appropriate locales. Nick, can you open a pull request for the
"locales" repo?

Rintze

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Northwestern University

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Re: Locale files: Use ordinal instead of suffix="." in some date formats

Nick Bart
I have issued a pull request for the locale files for cs-CZ, da-DK, de-AT, de-CH, de-DE, et-EE, fi-FI, is-IS, nb-NO and nn-NO. To the best of my knowledge, all these languages use periods as ordinal indicators, these ordinal indicators must not be separated from their numbers, and the format for day ranges is "d.-d. monthname yyyy".

Other languages listed as using periods as ordinal indicators in <http://en.wikipedia.org/wiki/Ordinal_indicator> include Croatian, Faroese, Hungarian, Latvian, Polish, Slovak, Slovene, Serbian, and Turkish.

I have left the locale files for these unchanged for the moment:

hr-HR, sk-SK, sl-SI, and sr-RS have leading zeros in their textual day formats, so this will have to wait until CSL allows leading zeros for ordinals.

Faroese has no CSL locale file.

hu-HU and lv-LV have a YMD format, and I am not sure how ranges are handled here.

pl-PL’s textual day format currently does not contain a period (though http://en.wikipedia.org/wiki/Date_and_time_notation_in_Poland claims they are used "often").

And in tr-TR, periods seem to be used in the numerical but not the textual form (see http://en.wikipedia.org/wiki/Date_and_time_notation_in_Turkey).

If anyone has more specific information on any of these, please let me know.

As to leading zeros for ordinals, both in textual and numerical date formats, it seems these are used in many locales, are actually quite common, and are also specified by style files:

- Leading zeros are used in the textual day formats of current hr-HR, sk-SK, sl-SI, and sr-RS CSL locale files. All these use "." suffixes that should be changed to ordinals.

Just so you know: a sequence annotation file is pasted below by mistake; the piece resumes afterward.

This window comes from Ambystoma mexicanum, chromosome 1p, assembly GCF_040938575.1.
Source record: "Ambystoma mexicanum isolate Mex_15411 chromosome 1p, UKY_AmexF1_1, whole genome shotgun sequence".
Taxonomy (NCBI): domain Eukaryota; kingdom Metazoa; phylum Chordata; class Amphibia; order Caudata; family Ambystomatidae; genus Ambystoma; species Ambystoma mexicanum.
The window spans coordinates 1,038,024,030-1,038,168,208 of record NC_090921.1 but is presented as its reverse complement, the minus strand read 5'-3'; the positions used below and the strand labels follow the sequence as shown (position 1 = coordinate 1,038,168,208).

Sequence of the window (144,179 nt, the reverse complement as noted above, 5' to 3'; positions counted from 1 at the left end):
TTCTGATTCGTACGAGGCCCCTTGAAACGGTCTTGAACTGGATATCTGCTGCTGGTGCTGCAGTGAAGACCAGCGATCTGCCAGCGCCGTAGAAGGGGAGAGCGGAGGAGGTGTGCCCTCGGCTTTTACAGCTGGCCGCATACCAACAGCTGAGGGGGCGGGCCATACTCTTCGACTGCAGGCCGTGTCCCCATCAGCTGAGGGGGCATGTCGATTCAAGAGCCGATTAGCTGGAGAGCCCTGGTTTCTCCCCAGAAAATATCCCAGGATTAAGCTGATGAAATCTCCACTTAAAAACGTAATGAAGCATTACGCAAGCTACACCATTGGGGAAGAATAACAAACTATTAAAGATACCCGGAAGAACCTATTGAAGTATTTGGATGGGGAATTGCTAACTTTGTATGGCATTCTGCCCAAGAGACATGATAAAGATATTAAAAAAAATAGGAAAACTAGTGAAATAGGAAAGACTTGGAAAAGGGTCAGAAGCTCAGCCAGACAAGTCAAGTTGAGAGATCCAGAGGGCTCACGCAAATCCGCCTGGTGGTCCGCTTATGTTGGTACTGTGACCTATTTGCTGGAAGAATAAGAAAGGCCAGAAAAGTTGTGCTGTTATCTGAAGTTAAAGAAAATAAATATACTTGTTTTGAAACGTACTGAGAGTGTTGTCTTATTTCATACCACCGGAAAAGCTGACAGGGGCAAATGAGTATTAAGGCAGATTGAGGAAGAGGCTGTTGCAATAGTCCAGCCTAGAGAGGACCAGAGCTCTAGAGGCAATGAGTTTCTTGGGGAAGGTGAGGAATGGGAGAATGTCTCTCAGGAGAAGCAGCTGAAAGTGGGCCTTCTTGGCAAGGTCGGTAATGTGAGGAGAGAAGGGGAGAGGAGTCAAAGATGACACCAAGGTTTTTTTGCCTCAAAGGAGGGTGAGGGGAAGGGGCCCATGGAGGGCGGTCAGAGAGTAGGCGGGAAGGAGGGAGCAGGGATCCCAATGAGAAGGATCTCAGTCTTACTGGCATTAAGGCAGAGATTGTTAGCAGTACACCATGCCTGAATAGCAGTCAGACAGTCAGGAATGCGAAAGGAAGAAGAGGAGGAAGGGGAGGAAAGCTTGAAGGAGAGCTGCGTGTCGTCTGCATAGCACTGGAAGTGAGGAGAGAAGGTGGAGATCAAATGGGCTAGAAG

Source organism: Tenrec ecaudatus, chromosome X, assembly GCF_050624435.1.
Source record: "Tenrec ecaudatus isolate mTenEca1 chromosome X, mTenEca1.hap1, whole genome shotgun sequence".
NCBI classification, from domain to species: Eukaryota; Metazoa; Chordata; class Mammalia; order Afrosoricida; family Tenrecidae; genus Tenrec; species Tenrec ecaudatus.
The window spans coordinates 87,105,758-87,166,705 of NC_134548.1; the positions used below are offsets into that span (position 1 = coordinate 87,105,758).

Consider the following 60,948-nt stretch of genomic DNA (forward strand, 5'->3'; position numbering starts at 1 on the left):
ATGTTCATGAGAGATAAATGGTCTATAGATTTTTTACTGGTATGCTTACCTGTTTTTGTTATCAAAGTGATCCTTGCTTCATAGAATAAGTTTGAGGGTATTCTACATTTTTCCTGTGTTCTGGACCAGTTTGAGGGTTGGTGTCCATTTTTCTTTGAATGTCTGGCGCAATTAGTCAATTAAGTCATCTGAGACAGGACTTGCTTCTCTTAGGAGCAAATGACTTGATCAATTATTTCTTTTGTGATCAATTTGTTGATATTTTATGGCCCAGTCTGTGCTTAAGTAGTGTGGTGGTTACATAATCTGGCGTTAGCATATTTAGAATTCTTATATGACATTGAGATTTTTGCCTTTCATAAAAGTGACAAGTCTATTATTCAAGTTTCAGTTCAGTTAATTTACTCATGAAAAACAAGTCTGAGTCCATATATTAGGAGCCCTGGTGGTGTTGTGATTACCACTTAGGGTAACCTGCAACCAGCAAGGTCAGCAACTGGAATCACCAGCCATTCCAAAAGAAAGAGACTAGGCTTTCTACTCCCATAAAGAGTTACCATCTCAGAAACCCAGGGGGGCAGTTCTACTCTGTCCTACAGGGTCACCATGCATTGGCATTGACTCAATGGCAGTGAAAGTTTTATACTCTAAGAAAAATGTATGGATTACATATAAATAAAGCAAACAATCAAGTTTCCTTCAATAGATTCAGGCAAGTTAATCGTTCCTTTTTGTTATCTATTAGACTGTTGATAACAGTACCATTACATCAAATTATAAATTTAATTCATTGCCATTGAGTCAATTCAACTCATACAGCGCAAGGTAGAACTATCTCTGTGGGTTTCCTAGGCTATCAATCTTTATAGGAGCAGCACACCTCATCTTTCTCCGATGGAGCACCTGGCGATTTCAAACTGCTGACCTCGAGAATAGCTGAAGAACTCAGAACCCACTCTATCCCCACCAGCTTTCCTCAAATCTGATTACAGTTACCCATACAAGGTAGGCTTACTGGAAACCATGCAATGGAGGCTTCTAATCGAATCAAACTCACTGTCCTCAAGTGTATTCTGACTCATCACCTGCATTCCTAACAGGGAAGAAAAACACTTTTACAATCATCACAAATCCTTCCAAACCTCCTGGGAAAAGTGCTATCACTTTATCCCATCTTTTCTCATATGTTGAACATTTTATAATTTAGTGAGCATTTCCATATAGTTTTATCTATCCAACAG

- Ordinals with leading zeros are more popular than ordinals without in a number of locales: A google search for a numerical date on German sites reports 9,110,000 results for '"01.01.2014" site:de', compared with 680,000 results for '"1.1.2014" site:de'; a similar search on Norwegian sites reports 784,000 dates with leading zeros and 38,500 without; for Finnish sites it's still 252,000 with vs. 673,000 without leading zeros, and for Czech sites 593,000 vs. 1,350,000.

- The style guide used for harvard7de.csl (German) uses leading zeros for day and month in numerical dates.

Taken together, I would say these are excellent arguments in favour of introducing the option of using leading zeros for ordinals in CSL.


On 7 January 2014 05:21, Sebastian Karcher <[hidden email]> wrote:
Ah you're right. If we're going that route - yes. I also don't have strong feelings on this, but I think what Nick says makes sense and the only reason it hasn't come up before is that Zotero et al don't pass on range data to the citeprocs, so this will likely become more important once they do.


On Mon, Jan 6, 2014 at 9:56 PM, Rintze Zelle <[hidden email]> wrote:
So we would need "ordinal" as an additional option for the "month" date-part as well?

Rintze

On Monday, January 6, 2014, Sebastian Karcher wrote:
Rintze - you only mean  01.03.2013, right? Because 1.3.2013 is most certainly still the standard date format in Germany, no matter what the DIN says. And it's read as "Erster Dritter 2013", so these are ordinals. Not sure about the leading zeros either, though.


On Mon, Jan 6, 2014 at 9:40 PM, Rintze Zelle <[hidden email]> wrote:
On Sun, Jan 5, 2014 at 4:11 PM, Nick Bart <[hidden email]> wrote:
> Thus I'd like to propose the following:
>
> 1) in all CSL locale files where '<term name="ordinal">.</term>', and
> where in '<date-part name="day" ...>' and '<date-part name="month"
> ...>' definitions the 'suffix=' element contains a dot, add
> 'form="ordinal"' or 'form= "ordinal-leading-zeros"' (see below) to the
> definition, and remove the dot from the suffix element.
>
> 2) add the value "ordinal-leading-zeros" to the form attribute for
> date-parts day and month to enable leading zeros in date formats such
> as "01.03.2013" and "01.–23.03.2013".

As you're probably aware, the value "ordinal-leading-zeros" currently
doesn't exist in CSL. I've read your pandoc tickets and googled a bit,
and I'm not yet convinced that the periods in dates like "01.03.2013"
truly represent ordinals suffixes. The entire format also has been
deprecated (search e.g. for "DIN 5008" in
http://www.cl.cam.ac.uk/~mgk25/iso-time.html ; or see the entry for
Germany at http://en.wikipedia.org/wiki/Date_format_by_country ), so
I'm not ready to add this attribute value right now. My opinion can be
easily swayed if an authoritative source is available, of course.

For all non-numeric dates, I agree that we should remove the suffix
from the "day" date-part and rely on ordinal suffixes instead for the
appropriate locales. Nick, can you open a pull request for the
"locales" repo?

Rintze

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Department of Political Science
Northwestern University